still largely unidentified and only rudimentarily catalogued. A systematic

study of all Muʿtazilite fragments will render the reconstruction of many

more so far lost Muʿtazilite (Muslim and Jewish) writings possible. As

such, this Genizah material significantly supplements the extensive findings

of the manuscript material found in the Russian National Library in

St. Petersburg, which likewise has so far only partly been explored.

The Research Unit (Gregor Schwarb) has been working on the reconstruction

of several key-texts of Jewish Muʿtazilism, such as Yeshuʿah ben

Yehudah’s K. al-Tawriya or Sahl b. al-Faḍl al-Tustarī’s K. al-Īmāʾ and will

edit a number of Muʿtazilite texts by Muslim authors which have only

been preserved in Jewish manuscript collections (Omar Hamdan / Sabine

Schmidtke / Gregor Schwarb).

Muʿtazilism had also left its mark on the theological thought of the Samaritans.

It is not clear whether Samaritans (whose intellectual centres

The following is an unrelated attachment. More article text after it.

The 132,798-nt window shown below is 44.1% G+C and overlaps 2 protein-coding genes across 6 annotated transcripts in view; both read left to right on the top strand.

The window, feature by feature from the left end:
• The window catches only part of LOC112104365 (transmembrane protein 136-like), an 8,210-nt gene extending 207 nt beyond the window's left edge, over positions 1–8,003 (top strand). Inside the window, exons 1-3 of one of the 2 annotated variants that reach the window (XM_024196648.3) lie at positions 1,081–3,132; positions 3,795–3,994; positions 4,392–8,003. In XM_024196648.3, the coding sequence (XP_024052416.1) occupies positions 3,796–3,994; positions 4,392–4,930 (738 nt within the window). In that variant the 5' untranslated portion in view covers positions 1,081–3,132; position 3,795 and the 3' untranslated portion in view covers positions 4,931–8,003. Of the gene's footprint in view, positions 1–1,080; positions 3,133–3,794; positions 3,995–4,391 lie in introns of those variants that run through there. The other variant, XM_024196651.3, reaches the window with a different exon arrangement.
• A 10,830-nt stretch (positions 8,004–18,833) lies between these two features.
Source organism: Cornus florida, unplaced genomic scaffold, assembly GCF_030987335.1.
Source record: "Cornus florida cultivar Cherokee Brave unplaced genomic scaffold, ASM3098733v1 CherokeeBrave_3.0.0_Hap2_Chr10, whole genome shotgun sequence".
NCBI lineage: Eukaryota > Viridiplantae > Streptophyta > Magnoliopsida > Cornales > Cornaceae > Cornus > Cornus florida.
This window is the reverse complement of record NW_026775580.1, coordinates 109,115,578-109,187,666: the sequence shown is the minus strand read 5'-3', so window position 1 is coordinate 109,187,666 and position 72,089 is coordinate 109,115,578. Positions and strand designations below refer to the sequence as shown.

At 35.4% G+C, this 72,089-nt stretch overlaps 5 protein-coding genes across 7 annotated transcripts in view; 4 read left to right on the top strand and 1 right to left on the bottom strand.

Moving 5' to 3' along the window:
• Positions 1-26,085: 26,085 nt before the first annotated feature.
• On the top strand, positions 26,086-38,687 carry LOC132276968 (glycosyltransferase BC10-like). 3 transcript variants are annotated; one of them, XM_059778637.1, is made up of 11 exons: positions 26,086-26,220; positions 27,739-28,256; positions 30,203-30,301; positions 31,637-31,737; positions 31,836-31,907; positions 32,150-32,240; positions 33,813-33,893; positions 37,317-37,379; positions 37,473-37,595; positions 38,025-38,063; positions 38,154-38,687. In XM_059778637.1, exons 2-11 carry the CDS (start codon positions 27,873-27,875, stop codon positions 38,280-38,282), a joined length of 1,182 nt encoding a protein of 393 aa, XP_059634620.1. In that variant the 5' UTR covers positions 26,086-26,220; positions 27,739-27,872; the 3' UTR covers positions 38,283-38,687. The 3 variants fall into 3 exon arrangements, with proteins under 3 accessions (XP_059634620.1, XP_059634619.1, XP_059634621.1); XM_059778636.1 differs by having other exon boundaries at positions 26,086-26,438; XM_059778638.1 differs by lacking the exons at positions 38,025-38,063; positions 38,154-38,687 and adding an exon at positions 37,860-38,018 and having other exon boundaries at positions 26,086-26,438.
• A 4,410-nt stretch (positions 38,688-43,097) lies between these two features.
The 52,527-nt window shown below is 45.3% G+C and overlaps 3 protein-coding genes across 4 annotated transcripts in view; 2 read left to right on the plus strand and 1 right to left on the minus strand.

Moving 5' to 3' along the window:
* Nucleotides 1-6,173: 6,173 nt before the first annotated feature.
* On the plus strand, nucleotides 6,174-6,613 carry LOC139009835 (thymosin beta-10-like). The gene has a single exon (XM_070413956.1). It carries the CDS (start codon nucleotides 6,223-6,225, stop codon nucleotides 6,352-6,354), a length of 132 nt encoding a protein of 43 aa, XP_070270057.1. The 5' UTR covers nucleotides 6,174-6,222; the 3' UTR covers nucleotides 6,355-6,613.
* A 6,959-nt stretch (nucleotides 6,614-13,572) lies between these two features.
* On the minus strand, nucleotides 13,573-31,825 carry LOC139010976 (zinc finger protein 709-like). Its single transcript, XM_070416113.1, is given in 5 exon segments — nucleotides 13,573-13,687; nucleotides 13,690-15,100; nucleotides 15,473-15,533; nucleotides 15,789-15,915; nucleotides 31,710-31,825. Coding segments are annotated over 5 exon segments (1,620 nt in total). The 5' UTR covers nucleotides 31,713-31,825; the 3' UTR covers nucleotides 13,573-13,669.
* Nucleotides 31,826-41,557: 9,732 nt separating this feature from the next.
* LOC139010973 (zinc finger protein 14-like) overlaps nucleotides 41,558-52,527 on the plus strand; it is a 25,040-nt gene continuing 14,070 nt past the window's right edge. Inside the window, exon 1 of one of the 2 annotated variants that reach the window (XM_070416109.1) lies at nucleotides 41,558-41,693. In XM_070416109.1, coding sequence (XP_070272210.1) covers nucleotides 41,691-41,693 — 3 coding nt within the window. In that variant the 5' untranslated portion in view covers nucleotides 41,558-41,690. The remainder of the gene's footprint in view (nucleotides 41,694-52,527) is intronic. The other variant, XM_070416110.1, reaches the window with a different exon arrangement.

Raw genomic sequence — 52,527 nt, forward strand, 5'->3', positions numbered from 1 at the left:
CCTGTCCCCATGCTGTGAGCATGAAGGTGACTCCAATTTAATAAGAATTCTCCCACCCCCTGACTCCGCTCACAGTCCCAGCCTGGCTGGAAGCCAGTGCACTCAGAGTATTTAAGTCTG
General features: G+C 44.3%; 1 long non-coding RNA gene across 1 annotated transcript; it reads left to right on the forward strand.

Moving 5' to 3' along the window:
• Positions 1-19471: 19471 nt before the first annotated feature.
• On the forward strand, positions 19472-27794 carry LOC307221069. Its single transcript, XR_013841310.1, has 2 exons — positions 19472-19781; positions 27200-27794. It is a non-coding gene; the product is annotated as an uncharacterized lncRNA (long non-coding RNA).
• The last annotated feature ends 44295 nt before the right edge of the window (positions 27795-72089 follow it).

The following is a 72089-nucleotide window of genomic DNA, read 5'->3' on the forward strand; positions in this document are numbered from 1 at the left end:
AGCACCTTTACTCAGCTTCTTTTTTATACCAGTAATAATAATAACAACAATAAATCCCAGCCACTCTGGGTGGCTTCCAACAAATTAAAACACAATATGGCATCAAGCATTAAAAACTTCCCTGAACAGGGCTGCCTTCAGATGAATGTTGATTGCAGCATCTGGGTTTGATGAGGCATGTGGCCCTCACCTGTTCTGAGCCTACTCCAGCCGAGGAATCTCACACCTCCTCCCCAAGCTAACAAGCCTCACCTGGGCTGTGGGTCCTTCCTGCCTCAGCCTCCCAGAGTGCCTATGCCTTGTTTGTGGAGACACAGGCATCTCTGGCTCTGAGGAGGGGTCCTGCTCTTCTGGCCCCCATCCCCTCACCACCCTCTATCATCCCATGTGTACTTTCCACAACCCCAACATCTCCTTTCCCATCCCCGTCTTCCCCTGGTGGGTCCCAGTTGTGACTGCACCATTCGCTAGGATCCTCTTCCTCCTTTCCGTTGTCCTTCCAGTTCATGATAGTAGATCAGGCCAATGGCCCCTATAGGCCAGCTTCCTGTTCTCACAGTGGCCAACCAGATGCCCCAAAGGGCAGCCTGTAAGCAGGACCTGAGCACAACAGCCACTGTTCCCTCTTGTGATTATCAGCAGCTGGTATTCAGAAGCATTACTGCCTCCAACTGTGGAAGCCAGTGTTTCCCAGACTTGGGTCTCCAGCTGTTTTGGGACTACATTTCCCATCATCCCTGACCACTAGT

between the 9th to the 11th centuries were mainly Nablus and Damascus)

had studied Muslim Muʿtazilite writings directly or whether they rather

became acquainted with them through Jewish adaptations of Muʿtazilism.

The study of Samaritan literary activities in Arabic in general and of Samaritan

Muʿtazilism in particular is still very much at the beginning. The

only relevant text that has been partly edited and studied is the Kitāb al-

Tubākh by the 11th century author Abū l-Ḥasan al-Ṣūrī, who clearly shares

the Muʿtazilite doctrinal outlook. The majority of Samaritan theological

writings composed in Arabic still await a close analysis. New insights into

the quality of Samaritan Muʿtazilism will be presented in a forthcoming

study on two newly identified Samaritan treatises by Abū l-Ḥasan

al-Ṣūrī and Munajjā b. Ṣedaqah (Gregor Schwarb).

Moreover, Muslim theologians devoted much thought and energy to a

critical examination and refutation of the views of Christianity and (to a

lesser extent) Judaism, as is evident from the numerous polemical tracts

written by them against these religions. While the majority of refutations

against Christianity by early Muslim theologians are lost,

there are a few extant anti-Christian texts from the 9th century that give a

24 25


good impression of the arguments that were employed. Moreover, many